Nonwoven fabrics in tissue engineering

Written by: Kunwar Venkteshwar Singh

Bombay Textile Research Association, Mumbai

 

Technical textiles are one of the faster growing sectors of the global textile industry. The world textile industry is moving rapidly toward the manufacture of high value-added textile structures and products such as medical textiles, protective textiles and smart textiles. Textile materials used in the medical and applied healthcare and hygiene sectors are an important and growing part of the textile industry.

 

According to Technical Textiles and Industrial Nonwovens: World Market Forecast to 2010 published by David Rigby Associates (DRA), it is forecast that the world market for technical textiles and industrial nonwovens will increase by 3.5% per annum between 1995 and 2005, and 3.8% per annum from 2005 to 2010 in volume terms, to reach 23.8mn tonnes with a value of $126bn by 2010. On the basis of DRAs research, over 1.5mn tons of textile materials, with a value of US$5.4bn, were consumed worldwide in the manufacture of medical and hygiene products in 2000. This is predicted to increase in volume terms by 4.5% per annum to 2010 to reach 2.4mn tons with a value of US$8.2bn. This sector probably offers the greatest scope for the development of the most sophisticated and highest value textiles for niche applications.

 

Technical textiles find many different kinds of application with medical and hygiene products in the healthcare sector. The diversity of applications encountered in medical and healthcare products is quite remarkable, e.g. simple bandages, biocompatible implants and tissues, antibacterial wound treatment material, prosthetics, and intelligent textiles. Each of these categories covers a broad range of applications, and the many end-uses with their disparate requirements create opportunities for all kinds of textile such as fibers, mono- and multi-filament yarns, woven, knitted, nonwoven, braiding and composite fabrics.

 

Medical textiles embrace all those textile materials used in health and hygiene applications in both the consumer and medical markets. As such, it comprises a group of products with considerable variations in terms of product performance and unit value. Because of the nature of their application, many medical products are disposable items. Nonwovens account for a high part of the sector overall in terms of tons of fiber used. Also, another feature of the medical textile market will be the growing proportion of composite materials used in wound management products. This will mean the combination of textiles with such materials as films, foam and adhesives to form structures for the treatment of wound and healthcare products. The increased use of textiles in composite applications will provide major growth fiber consumption in terms of volume.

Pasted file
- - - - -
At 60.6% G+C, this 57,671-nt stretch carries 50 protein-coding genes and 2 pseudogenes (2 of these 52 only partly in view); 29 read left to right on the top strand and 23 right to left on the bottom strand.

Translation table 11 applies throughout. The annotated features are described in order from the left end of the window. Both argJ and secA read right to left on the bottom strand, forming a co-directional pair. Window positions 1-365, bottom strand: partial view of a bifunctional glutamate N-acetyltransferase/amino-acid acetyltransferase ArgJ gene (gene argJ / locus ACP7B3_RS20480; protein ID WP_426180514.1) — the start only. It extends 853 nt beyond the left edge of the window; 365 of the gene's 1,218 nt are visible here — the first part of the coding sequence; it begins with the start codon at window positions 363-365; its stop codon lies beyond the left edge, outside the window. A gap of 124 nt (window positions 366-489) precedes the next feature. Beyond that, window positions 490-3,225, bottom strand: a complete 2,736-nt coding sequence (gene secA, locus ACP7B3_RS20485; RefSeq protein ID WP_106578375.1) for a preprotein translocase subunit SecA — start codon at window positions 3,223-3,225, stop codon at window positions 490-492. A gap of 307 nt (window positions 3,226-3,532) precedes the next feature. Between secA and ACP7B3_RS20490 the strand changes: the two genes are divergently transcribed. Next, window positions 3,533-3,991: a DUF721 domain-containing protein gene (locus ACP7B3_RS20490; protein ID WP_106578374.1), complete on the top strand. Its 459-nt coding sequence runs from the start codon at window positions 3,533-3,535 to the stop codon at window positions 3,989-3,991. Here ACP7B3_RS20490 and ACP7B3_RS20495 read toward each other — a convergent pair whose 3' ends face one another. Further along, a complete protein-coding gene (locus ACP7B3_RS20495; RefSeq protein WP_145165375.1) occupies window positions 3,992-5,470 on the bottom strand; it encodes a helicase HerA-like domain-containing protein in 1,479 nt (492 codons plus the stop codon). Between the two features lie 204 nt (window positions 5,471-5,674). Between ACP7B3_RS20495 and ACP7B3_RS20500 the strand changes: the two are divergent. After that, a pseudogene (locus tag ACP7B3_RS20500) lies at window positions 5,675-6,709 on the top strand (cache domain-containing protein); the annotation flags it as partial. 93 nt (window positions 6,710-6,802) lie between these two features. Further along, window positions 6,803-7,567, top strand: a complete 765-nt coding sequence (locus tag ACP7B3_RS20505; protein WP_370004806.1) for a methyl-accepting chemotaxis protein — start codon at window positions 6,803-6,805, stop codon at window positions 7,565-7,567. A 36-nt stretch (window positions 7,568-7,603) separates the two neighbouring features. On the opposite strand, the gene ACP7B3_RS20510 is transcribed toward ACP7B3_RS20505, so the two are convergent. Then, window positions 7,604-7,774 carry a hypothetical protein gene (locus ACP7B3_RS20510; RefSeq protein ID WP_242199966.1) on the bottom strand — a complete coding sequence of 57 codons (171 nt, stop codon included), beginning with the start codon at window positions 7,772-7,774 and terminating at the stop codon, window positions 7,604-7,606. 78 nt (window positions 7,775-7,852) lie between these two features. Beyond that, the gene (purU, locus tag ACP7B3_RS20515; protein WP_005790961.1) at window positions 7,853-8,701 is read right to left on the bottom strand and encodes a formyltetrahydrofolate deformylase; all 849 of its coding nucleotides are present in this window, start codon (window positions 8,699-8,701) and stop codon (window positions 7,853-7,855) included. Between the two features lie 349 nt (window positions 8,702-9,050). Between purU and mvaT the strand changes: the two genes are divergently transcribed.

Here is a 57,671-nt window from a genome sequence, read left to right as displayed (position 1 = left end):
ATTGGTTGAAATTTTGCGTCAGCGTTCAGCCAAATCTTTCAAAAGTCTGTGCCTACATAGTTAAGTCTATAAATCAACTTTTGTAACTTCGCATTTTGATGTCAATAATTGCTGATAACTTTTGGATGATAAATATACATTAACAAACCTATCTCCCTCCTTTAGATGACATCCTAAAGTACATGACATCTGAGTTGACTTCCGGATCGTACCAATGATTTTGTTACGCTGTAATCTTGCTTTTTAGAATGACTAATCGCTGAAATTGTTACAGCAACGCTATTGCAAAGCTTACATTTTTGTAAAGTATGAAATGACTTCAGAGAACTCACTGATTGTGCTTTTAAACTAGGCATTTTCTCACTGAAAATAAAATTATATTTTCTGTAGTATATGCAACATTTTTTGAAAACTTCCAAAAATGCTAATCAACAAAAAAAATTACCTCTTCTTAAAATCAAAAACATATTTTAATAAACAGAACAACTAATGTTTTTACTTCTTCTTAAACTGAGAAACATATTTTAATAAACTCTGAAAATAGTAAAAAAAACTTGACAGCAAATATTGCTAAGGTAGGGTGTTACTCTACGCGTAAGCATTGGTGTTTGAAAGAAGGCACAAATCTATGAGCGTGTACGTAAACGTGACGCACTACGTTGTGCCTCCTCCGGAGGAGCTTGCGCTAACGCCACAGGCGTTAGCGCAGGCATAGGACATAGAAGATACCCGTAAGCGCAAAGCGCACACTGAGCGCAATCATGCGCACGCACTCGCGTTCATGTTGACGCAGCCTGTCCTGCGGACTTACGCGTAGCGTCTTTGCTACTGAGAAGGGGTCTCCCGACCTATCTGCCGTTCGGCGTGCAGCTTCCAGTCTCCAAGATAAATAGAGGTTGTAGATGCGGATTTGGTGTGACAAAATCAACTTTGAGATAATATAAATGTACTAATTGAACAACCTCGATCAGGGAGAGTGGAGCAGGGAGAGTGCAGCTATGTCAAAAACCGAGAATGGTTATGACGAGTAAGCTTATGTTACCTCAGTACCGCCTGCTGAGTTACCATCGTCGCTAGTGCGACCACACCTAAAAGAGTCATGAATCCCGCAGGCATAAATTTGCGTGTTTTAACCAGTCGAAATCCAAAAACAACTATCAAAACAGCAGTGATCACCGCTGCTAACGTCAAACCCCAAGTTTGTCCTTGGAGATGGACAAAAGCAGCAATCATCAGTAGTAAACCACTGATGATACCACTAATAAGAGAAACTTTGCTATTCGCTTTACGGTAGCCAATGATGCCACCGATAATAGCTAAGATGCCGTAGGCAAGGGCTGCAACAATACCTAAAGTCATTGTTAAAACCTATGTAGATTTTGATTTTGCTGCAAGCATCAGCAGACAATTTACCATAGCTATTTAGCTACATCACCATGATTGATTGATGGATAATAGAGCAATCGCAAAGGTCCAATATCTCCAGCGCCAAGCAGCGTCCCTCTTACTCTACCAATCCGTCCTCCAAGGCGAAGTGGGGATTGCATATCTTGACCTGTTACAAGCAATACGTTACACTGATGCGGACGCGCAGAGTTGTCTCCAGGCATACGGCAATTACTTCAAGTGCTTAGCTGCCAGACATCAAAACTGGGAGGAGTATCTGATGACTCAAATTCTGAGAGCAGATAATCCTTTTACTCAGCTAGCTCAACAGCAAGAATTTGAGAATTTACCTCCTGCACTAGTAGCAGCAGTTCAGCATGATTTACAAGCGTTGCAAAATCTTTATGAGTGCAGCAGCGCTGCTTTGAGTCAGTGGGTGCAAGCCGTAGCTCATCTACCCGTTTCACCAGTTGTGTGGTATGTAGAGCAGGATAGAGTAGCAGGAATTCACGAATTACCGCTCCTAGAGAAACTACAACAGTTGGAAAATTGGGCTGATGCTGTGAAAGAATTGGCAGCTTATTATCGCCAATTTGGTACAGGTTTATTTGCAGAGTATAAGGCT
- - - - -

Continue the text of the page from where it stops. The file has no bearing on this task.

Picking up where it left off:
Trends in World Trade of Medical Textiles

 

The market for medical textiles is being driven by a number of factors:

  • Population growth rates, particularly in newly developing global regions,
  • Changes in demographics, including the ageing of the population in the Western European market,
  • Changes in living standards,
  • Attitude to health risks; increased awareness of the risks to health workers from health threats from blood-borne diseases and airborne pathogens,
  • The continuing dominance of the leading suppliers and brands (especially in the consumer market),
  • Ongoing enhancement in product performance,
  • The growing dominance of purchasing which demands increasing value for money,
  • The increasing share of nonwovens on the medical world market in relation to traditional textile materials.

 

These trends will be further fed by the increasing development of the medical textile market and industry.

 

 

 

 

 

Nonwoven in medical textiles

 

Nonwovens possess many properties due to which they became famous in medical field, as various parameters can be controlled easily like porosity, weight of fabric, thickness; easy to sterilize nonwovens; various manufacturing technique options exist according to applications and economical manufacturing process etc. The applications of nonwovens are characterized usually by their high porosity, large fiber surfaces and the absorbance capability for other substances. The properties of non-woven fabrics are determined by those of the constituent polymer or fiber and by the bonding process. For instance, expanded PTFE products can be formed to meet varying porosity requirements. Because of the expanded nature of their microstructure, these materials compress easily and then expanda suture, for example, can expand to fill the needle hole made in a tissueallowing for tissue in growth in applications such as arterial and patch grafts. Polyurethane-based nonwovens produce a product that resembles collagen us material in both structure and mechanical properties, particularly compliance (extension per unit pressure or stress). The porosity of both PTFE- and polyurethane-derived nonwovens can be effectively manipulated through control of the manufacturing processes. Hence by controlling the various parameter of non-woven they can utilize effectively in different applications of medical. Regarding implants the following fields are covered by nonwovens:

 

         Nonwovens as drug carrier or delivery system;

         The use of the (semi-) permeability of nonwovens: patches for defect covering or wound dressing

         Nonwovens as scaffolds for tissue engineering.

 

Tissue Engineering